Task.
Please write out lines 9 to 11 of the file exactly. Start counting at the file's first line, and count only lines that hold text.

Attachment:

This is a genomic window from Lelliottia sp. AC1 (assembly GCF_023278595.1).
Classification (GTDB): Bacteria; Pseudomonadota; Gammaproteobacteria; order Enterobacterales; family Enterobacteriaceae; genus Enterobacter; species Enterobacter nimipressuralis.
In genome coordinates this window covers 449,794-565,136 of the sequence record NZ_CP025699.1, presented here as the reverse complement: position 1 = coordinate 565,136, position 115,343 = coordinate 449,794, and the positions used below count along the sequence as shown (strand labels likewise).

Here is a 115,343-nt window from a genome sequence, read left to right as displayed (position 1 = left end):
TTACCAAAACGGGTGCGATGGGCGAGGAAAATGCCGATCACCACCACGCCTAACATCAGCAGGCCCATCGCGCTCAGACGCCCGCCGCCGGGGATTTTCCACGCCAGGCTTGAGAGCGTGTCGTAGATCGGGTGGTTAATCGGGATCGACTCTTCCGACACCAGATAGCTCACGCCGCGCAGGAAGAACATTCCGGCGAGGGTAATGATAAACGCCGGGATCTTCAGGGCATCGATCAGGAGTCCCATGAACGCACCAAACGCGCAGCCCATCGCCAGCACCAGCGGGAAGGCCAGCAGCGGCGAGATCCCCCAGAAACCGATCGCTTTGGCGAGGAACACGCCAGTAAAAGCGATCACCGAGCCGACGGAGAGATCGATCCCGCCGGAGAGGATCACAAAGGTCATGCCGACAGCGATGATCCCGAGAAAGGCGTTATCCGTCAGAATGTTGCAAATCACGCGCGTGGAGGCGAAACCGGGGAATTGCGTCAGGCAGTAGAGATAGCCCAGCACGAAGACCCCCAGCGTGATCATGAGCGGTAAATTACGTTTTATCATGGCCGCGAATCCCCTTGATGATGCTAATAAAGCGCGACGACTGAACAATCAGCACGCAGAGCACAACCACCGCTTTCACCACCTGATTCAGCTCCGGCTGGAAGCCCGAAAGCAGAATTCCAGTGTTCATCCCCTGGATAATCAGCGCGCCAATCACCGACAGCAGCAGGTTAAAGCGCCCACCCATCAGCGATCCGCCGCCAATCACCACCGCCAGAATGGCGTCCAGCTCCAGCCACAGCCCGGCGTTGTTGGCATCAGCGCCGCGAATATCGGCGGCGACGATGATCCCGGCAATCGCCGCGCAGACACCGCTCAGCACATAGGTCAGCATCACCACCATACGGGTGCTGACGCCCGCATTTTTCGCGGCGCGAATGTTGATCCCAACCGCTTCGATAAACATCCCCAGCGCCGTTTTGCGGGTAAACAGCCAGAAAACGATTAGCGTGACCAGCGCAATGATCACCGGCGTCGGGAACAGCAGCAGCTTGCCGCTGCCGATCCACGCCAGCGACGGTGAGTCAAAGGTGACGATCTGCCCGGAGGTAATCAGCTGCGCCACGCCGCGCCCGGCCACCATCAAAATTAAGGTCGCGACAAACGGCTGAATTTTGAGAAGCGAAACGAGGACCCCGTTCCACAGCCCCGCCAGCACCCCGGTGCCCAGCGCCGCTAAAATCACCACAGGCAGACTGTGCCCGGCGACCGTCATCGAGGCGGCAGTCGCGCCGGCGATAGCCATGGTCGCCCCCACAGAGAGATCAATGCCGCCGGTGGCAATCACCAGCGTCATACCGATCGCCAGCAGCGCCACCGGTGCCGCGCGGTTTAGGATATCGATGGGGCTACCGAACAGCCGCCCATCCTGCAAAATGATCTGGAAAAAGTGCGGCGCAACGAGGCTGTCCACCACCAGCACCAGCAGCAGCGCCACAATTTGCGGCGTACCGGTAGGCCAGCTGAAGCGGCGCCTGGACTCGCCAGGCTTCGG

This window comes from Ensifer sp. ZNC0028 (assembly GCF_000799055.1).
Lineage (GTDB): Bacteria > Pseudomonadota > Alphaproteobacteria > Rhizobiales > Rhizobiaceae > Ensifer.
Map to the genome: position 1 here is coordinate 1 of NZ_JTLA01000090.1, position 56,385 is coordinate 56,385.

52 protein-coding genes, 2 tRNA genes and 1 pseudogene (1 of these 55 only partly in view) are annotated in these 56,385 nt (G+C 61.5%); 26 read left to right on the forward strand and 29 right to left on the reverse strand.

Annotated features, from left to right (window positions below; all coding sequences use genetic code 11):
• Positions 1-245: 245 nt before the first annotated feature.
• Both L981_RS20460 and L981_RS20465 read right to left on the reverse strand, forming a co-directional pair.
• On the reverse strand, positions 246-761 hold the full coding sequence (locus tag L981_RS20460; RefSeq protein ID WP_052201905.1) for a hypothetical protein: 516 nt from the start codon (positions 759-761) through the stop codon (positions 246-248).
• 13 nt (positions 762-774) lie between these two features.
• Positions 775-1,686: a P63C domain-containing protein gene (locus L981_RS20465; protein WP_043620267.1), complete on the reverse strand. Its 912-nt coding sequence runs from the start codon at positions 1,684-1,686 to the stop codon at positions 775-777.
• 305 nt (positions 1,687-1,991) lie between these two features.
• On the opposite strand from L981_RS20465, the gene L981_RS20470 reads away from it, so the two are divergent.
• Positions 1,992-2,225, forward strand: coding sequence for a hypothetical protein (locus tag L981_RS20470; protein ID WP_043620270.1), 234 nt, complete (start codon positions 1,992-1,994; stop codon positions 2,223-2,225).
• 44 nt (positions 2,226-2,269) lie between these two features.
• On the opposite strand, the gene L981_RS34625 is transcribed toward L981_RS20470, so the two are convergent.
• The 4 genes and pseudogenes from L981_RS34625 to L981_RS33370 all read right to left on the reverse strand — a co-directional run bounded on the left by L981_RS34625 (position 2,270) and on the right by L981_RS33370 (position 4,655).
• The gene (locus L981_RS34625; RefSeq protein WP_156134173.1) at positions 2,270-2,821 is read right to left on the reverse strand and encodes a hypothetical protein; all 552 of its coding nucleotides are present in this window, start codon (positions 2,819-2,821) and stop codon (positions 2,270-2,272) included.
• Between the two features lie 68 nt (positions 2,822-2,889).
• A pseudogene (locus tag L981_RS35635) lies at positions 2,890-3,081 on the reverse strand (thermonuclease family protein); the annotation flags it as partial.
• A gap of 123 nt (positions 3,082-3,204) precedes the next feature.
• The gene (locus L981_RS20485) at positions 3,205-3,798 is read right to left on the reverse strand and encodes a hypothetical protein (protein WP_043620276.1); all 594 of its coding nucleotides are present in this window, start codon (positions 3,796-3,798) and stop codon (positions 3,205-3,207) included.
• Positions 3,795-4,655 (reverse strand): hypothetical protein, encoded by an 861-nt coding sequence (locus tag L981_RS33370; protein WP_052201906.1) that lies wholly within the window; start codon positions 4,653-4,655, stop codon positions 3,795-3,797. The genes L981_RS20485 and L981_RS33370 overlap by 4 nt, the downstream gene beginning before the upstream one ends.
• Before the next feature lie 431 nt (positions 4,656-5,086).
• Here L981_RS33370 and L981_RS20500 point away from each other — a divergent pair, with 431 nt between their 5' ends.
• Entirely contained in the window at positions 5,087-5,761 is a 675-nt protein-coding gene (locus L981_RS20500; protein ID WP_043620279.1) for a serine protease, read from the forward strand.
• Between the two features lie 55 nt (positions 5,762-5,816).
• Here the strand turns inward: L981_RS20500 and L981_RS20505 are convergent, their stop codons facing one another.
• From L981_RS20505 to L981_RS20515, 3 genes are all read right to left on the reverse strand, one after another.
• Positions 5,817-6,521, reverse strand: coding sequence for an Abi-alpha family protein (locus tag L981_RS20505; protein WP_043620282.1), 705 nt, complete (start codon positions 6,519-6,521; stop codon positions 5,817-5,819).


52 protein-coding genes, 2 tRNA genes and 1 pseudogene (1 of these 55 only partly in view) are annotated in these 56,385 nt (G+C 61.5%); 26 read left to right on the forward strand and 29 right to left on the reverse strand.

Annotated features, from left to right (window positions below; all coding sequences use genetic code 11):
• Positions 1-245: 245 nt before the first annotated feature.